Eventually, the “island girl” in me faded and integrated, reduced to nothing more than a slight lingering accent I’d have gladly discarded if could have. I like the American version of myself I have become. I feel so at home here, that¬†I hardly remember that I once upon a time lived far away on another planet, and wished so hard to be where I am today.

I only remember on April 10th.


P.S: On April 12th, 1992, two days later, I drove into Joshua Tree national monument for the first time with my cousin Jeff, from LA. The sun had just set when we reached the entrance. The Joshua Tree’s alien-looking branches were silhouetted against my first desert sunset. And just then, a coyote crossed the road!

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A few days ago, I posted a story about my arrival to the US from a small tropical island in the South Pacific.

Here are my Dad’s corrections, translated for your convenience (original email¬†below).

Hello, my … American daughter,

I carefully read your post by the above title [Happy One of my Most Special Day to me!]. All is well with it and it accurately represents reality . Of course, I will not intervene in your personal story, but I can correct some minor “historic” errors … or my lack of memory … none of which change the value of what you have written.

  • To begin with, with my memory problems, I don’t believe there was, ever, any peanut butter in the house (I hate it! …), but, if you say there was …¬†
  • I lived for 4 years¬†(1967¬†‚Äst1971) in LA and¬†Mom a little less than 3 years¬†(July¬†68¬†‚Äď January¬†71).
  • Your aunt was a bit young when we left for New Caledonia. She was not yet in Tahiti. It is possible that she had already met Robert [my uncle, who is from Tahiti]. She came, first, to New Caledonia where Robert and her were married (in Noumea), then left for Tahiti around 1975 or 1976. In fact, we felt that Tahiti was too small for our need for¬†wide open spaces. Our one-way plane tickets were from LAX->Sydney, but in the end we stayed in New Caledonia after discovering our beloved east coast.
  • When you came home after deciding to leave for the US, Mom and Goule [our nickname for my sister] were in the Isle of Pines (not Touho). Mom had flown to the island and Goule had sailed with me on the Chouchou [my Dad’s boat], but she refused to get back on the boat for the way back. To be fair, we navigated on the way there¬†smack in the middle of cyclone “Betsy”. I navigated the way back … in one of the worst “western episode” [crazy winds from the west] New Caledonia has ever know!…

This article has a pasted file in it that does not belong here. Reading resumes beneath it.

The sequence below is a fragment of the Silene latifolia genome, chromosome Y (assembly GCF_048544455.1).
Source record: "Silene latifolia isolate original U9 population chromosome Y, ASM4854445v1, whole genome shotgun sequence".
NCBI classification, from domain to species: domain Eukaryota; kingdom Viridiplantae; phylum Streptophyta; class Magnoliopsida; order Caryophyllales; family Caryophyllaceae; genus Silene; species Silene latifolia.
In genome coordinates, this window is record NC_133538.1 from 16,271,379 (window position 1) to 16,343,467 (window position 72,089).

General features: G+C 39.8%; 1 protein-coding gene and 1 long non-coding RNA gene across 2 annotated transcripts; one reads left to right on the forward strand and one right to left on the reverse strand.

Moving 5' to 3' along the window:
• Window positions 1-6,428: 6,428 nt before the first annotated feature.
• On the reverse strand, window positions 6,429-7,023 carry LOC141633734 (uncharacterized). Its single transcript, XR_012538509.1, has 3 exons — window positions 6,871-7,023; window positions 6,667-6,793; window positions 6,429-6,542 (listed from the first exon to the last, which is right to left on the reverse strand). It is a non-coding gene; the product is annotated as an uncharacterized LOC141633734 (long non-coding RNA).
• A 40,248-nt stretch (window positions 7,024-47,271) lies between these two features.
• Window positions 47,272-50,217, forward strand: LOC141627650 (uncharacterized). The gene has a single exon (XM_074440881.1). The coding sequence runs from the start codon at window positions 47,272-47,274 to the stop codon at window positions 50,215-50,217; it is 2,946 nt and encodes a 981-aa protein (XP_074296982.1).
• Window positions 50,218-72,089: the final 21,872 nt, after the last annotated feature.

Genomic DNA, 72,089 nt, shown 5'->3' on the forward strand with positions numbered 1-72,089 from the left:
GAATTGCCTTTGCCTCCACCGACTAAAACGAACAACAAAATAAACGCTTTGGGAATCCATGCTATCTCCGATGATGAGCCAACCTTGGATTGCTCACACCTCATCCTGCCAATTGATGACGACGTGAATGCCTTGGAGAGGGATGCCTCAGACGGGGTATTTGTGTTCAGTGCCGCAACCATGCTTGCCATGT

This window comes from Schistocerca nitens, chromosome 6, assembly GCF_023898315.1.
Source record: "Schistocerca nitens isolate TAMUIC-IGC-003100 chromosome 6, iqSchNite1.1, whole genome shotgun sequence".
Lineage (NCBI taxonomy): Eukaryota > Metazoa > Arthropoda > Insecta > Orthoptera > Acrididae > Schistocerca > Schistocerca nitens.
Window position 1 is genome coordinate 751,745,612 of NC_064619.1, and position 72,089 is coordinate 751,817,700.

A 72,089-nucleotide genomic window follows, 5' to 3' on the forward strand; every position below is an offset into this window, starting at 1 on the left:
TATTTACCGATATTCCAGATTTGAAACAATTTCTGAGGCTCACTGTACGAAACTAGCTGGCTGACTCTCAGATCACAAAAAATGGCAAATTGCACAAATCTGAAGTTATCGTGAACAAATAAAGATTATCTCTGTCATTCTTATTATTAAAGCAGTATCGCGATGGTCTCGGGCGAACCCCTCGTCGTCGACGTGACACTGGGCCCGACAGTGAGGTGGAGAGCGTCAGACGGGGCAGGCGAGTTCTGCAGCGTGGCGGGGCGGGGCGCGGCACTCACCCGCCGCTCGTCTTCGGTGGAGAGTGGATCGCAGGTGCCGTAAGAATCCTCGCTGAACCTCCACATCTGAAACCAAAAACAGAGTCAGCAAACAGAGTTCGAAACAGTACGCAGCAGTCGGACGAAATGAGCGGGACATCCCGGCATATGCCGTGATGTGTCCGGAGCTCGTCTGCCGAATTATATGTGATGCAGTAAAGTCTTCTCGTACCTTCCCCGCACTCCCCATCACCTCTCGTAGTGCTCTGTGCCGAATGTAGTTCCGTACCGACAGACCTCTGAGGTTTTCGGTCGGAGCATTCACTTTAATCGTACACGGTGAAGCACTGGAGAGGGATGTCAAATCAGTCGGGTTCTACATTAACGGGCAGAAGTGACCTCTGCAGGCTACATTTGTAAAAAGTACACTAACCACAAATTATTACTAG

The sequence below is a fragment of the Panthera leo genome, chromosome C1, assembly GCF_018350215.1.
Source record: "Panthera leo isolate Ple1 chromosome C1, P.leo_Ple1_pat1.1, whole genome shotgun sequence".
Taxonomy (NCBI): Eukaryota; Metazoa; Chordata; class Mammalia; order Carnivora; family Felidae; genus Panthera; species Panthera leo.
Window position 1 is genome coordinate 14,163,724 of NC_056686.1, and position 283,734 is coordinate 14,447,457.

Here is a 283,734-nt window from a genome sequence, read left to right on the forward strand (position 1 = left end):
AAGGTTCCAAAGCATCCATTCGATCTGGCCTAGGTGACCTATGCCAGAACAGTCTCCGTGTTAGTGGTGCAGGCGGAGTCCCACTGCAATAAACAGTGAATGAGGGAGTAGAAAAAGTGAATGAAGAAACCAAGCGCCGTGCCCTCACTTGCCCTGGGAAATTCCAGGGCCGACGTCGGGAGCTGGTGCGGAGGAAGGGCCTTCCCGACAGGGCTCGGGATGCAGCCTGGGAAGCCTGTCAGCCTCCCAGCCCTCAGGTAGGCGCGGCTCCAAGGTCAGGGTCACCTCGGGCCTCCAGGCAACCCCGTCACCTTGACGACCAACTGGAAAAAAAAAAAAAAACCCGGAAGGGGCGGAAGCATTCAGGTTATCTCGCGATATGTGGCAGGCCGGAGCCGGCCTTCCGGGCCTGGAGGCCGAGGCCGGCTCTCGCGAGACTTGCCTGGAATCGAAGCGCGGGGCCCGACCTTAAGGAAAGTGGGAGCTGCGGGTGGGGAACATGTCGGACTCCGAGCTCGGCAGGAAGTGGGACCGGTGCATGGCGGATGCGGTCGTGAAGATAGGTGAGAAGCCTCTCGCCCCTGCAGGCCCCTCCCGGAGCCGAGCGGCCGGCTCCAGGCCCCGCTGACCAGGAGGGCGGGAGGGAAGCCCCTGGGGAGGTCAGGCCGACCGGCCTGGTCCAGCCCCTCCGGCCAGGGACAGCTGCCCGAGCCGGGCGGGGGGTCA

• Your sister was 15 when you¬†left (1977 -> 1992) [Actually, she was 14, so we’re both wrong. She was born on April 13th – which is today in New Caledonia because they are already tomorrow – so she hadn’t turned 15 yet. I still think of her as the “little sister” – it’s hard to keep track :-)]
Here are my few adjustments … just in case you decide to write a book from¬†your memories.
 

Kissesssss

MyDad [Monpapa – one word – is what I call him]
[Featured below, the famous, original Chouchou (not to be confused with Chouchou II) that crossed the ocean in a cyclone and came back in a “coup d’ouest”. Not photoshopped, the water is really that clear.]

 
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Salut ma fille… Américaine,
 
J‚Äôai lu, avec beaucoup d‚Äôattention, le texte dont le titre est ci-dessus. L‚Äôensemble est tr√®s bien et repr√©sente correctement la r√©alit√©. Bien sur je n‚Äôinterviendrai pas sur ce qui t‚Äôest personnel mais je peux corriger certaines petites erreurs¬†¬ę¬†historiques¬†¬Ľ ou‚Ķ¬†mon manque de m√©moire‚Ķ Ce qui ne change en rien, d‚Äôailleurs, sur le bien fond√© de tout ce que tu as √©crit.
 
  • D√©j√†, pour commencer par la m√©moire, je ne pensais pas qu‚Äôil y eut, un jour, du¬†peanut butter¬†√† la maison (j‚Äôai horreur de √ßa !‚Ķ), mais si tu le dis‚Ķ
  • J‚Äôai v√©cu 4 ans (1967¬†‚Äst1971) √† L‚ÄďA et Maman un peu moins de 3 ans (juillet 68¬†‚Ästjanvier 71) .
  • Ta tante √©tait bien jeune lorsque nous part√ģmes pour la Nouvelle-Cal√©donie. Elle n‚Äô√©tait pas encore √† Tahiti. Il est possible qu‚Äôelle connaissait d√©j√† Robert. Elle est venue d‚Äôabord, avec Robert, en Nouvelle-Cal√©donie o√Ļ ils se sont mari√©s (√† Noum√©a) puis sont partis pour Papeete en 75 ou 76. En fait, nous trouvions Tahiti bien trop petit pour nos envies de grands espaces. Nos billets d‚Äôavion,¬†one-way, indiquaient L-A -> Sydney mais nous sommes rest√©s, finalement, en Nouvelle-Cal√©donie apr√®s avoir d√©couvert notre C√īte Est.
  • Quand tu es revenue √† la maison apr√®s ta d√©cision de partir, Maman et Goule √©taient √† l‚Äô√éle-des-Pins (pas √† Touho). Maman √©tait venue en avion et ta sŇďur avec moi sur le Chouchou mais refusait d‚Äôy remonter. Il faut dire que nous avions fait la travers√©e, √† l‚Äô¬†aller, en plein dans le cyclone¬†¬ę¬†Betsy¬†¬Ľ et que j‚Äôai fait, deux semaines plus tard, le retour‚Ķ dans le pire¬†¬ę¬†coup d‚Äôouest¬†¬Ľ que la Cal√©donie ait connu !‚Ķ
  • Ta sŇďur avait 15 ans √† ton d√©part (1977 -> 1992).
Voil√† mes quelques pr√©cisions‚Ķ au cas o√Ļ tu ferais un livre de tes souvenirs !
 
Bisousssss
 
MonPapa